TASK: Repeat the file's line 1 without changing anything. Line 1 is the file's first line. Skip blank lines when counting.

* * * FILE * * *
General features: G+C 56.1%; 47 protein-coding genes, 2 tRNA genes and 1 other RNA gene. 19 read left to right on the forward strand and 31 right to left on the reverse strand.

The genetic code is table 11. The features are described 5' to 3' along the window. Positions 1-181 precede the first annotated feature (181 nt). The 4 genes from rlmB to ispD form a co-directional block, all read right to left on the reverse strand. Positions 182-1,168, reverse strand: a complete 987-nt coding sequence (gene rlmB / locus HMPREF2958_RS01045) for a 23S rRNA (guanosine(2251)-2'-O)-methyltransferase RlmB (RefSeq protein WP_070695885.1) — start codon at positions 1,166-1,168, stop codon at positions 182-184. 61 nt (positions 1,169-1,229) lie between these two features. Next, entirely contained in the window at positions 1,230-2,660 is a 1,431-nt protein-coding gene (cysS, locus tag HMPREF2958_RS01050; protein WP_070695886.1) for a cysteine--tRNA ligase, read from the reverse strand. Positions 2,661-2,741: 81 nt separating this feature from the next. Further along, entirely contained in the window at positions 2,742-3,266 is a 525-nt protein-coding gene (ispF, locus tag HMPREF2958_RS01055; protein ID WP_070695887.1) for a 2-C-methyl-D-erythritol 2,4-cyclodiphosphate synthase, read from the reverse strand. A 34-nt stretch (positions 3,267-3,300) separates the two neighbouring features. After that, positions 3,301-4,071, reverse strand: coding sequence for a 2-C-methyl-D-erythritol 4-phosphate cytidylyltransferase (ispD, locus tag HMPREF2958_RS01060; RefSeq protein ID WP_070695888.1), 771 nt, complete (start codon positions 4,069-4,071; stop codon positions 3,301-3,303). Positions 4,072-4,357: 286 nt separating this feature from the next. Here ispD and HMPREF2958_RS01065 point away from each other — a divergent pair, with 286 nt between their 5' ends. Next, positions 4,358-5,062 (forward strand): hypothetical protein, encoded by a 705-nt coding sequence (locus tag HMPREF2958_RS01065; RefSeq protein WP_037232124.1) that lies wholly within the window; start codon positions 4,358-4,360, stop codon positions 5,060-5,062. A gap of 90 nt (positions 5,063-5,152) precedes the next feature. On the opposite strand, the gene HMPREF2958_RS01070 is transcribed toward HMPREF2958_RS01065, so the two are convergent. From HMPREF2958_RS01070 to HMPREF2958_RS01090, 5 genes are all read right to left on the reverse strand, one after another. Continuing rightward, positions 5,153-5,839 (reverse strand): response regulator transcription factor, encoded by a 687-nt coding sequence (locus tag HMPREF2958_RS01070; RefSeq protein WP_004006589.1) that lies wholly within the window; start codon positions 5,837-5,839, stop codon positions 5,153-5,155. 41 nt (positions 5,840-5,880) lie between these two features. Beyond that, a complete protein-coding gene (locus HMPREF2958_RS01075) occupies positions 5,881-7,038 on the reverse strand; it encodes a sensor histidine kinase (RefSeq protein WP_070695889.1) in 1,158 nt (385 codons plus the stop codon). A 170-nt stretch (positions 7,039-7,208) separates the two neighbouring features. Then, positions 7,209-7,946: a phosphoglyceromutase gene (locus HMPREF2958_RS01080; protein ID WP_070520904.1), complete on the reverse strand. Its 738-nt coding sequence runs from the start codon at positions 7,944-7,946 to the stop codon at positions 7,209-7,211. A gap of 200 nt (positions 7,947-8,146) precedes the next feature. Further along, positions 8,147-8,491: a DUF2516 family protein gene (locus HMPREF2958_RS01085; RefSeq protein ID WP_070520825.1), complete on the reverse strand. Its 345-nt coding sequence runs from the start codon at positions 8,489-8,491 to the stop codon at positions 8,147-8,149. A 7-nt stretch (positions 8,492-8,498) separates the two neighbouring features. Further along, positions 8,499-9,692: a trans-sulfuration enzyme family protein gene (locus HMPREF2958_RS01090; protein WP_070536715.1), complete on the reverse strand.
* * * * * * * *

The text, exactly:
General features: G+C 56.1%; 47 protein-coding genes, 2 tRNA genes and 1 other RNA gene. 19 read left to right on the forward strand and 31 right to left on the reverse strand.